This weeks topic sprang from the retired mind of yours truly. You see - I have a BA in Political SCience with a focus on International relations. I am recently retired from a 30+ year career at what was once a major electronics retailer. Political Science. Electronics.
I believe one should constantly be in learning mode and isn't that what school is all about?
I was a 3-sport jock in high school. As such I had no time for the vocational education classes that were then available - stuff like welding, auto shop and the like. I took early morning PE (7:AM) and my afternoons were filled with practices - football season segued directly into wrestling season which ended a week after baseball practices began. I also worked part time at a fast food joint.
Clearly I was working before I earned a HS diploma. So does that render a HS education useless? Vocational class students exited HS with a marketable skill, Regular students exited HS with the required education to work in the early stages of a rapidly growing fast-food industry or a check mark in the "Required to go to college box" in life. Then came the tests which supposedly test the value of one's HS education - the ACT and the SAT tests. Frankly I goofed off the last half of my senior year - I did very little schoolwork as I had accumulated the requisite credits to graduate and the GPA that calculated your position in your graduating class was calculated after the first half of the senior year. I did enough work to stay eligible for wrestling and baseball season and made up for being a regular student for the previous 3.5 years.I was accepted to several colleges including the University of California and had a guaranteed spot in an Ivy League school so my years spent in HS were what I suppose could be called a success. Everyone else I knew that stopped their formal education went on to have happy, productive lives for the most part. A couple that did not complete HS also lived happy, productive lives. At least one friend that barely graduated - he accomplished the mimimumrequirements to graduate - earned a PHD. Clearly ol' Pete is the exception to the rule.That said, I think a HS education or the equivalent GED is a necessity to survive these days. Add that to a valid vocational degree from a legitimate accredited vocational institute offers the framework for a productive life.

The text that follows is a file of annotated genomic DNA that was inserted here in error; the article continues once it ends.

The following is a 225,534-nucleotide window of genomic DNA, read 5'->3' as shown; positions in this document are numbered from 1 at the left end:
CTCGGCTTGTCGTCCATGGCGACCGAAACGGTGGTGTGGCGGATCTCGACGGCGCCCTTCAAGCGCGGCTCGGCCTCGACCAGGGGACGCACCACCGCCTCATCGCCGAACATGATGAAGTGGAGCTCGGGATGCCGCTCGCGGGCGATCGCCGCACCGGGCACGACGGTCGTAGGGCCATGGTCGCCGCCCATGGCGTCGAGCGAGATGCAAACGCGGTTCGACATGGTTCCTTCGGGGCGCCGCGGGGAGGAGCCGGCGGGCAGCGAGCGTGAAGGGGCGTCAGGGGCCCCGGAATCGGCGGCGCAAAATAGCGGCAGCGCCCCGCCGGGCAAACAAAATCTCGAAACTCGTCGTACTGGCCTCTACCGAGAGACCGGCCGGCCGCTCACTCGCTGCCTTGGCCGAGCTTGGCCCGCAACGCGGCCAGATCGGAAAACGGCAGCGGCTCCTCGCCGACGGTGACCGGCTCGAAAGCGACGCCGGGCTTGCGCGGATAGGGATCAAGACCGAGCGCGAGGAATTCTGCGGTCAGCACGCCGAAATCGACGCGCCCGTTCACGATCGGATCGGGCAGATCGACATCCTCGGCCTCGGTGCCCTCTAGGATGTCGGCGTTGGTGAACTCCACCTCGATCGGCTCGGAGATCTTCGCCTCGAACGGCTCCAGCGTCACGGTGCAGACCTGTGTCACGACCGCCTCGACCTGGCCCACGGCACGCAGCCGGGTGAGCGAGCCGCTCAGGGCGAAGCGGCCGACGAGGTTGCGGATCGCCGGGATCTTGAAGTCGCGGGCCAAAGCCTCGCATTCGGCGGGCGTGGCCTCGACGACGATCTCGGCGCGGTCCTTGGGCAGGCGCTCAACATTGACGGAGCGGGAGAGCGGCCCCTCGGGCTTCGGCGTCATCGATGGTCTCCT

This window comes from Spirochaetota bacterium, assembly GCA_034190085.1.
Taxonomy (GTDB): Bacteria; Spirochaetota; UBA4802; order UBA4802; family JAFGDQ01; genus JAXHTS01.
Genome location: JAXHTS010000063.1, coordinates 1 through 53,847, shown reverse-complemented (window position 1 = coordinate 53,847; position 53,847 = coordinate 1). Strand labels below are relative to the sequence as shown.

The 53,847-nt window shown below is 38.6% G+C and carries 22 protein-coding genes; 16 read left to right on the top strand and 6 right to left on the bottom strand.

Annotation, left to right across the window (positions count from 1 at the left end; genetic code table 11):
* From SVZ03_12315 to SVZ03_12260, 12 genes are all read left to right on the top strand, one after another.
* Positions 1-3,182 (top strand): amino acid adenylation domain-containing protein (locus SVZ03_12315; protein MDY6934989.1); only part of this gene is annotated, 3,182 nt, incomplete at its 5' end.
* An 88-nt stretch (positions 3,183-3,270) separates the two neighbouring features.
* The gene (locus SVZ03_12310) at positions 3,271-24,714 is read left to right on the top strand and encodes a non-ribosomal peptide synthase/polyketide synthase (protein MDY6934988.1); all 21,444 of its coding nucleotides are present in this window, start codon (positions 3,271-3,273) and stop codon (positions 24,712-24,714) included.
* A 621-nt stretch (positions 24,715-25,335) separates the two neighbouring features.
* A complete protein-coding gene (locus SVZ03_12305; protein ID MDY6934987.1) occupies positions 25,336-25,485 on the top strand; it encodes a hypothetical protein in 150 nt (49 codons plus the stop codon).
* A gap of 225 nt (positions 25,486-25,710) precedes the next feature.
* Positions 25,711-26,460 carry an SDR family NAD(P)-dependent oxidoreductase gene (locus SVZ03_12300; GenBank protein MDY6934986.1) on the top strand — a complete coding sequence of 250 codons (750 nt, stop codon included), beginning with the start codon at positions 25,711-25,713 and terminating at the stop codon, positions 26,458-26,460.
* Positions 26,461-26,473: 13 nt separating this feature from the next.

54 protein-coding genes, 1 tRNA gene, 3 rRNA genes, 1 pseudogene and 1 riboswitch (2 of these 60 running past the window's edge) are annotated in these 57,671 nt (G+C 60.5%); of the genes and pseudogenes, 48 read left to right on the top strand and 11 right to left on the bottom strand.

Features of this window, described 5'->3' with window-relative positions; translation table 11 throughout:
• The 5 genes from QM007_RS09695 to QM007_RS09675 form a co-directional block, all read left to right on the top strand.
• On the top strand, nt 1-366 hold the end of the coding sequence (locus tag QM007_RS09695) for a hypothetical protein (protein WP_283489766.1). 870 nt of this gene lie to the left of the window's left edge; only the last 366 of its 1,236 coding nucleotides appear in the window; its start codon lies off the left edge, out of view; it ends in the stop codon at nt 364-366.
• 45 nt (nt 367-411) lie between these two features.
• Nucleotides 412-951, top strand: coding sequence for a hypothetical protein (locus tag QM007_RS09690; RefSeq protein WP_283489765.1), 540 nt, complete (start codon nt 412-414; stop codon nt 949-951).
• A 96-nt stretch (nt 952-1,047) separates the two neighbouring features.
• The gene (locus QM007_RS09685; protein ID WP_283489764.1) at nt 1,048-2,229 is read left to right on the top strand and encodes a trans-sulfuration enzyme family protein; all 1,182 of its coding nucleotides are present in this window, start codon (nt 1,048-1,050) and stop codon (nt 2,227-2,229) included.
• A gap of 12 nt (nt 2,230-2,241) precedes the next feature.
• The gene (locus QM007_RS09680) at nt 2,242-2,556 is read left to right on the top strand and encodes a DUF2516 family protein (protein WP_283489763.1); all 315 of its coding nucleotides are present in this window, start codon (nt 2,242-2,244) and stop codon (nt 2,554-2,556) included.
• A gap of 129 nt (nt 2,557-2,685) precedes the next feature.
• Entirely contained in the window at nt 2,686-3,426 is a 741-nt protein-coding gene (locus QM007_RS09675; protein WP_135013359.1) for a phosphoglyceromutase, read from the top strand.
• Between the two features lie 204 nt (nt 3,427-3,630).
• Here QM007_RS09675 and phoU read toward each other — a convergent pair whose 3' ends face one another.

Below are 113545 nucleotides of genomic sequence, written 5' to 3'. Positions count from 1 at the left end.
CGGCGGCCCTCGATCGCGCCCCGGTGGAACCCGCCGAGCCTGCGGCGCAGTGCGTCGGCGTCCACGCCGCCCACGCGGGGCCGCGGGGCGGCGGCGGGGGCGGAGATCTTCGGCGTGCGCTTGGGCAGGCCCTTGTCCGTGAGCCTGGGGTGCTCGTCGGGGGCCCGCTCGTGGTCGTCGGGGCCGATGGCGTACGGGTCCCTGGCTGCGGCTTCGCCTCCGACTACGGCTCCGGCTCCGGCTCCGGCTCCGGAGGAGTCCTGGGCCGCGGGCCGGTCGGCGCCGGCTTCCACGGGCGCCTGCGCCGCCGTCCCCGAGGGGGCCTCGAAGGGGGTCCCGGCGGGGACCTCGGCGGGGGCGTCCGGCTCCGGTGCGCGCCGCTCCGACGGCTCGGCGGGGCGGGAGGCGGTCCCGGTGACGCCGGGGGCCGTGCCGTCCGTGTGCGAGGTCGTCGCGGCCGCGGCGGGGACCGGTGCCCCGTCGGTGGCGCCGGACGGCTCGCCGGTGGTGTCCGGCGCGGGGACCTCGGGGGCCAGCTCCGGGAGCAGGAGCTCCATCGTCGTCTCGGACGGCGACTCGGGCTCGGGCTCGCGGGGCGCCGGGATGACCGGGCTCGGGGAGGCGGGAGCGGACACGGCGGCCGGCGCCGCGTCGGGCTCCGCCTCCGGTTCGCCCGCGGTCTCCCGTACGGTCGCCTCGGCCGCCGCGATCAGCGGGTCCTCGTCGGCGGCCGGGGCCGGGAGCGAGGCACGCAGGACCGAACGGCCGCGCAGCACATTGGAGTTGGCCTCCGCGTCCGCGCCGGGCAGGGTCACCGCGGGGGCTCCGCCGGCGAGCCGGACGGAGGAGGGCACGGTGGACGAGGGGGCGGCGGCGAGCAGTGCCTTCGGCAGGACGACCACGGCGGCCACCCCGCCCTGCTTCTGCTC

Now college is a horse of a different color altogether.. When I was in school a liberal arts degree was something to be proud of. These days liberal arts students and their degrees are vilified on a daily basis by the right wings here in this country. Some of that disdain is brought about by the arrogance of young, enthusiastic students - exactly the same thing I went through. Our society is so polarized it seems there is no patience for anyone with an opinion different than our own. While my uber-conservative John Birch Society card-carrying namesake uncle Chuck and I
Generally speaking, the better educated one is the better chances for success one will encounter.Exceptions to that rule are few and far between, though it seems almost to be the opposite in the technology field where great innovation comes from those most often held back by the restrictions of formal education. Think Woznial, Jobs, Gates and the like. But look at the folks that made those ideas work - they were more likely than not formally educated.
So - when those lazy, hazy days of summer are near, and
remember to go back in the fall and finish what you started!
See ya next week, same bat time, same bat channel.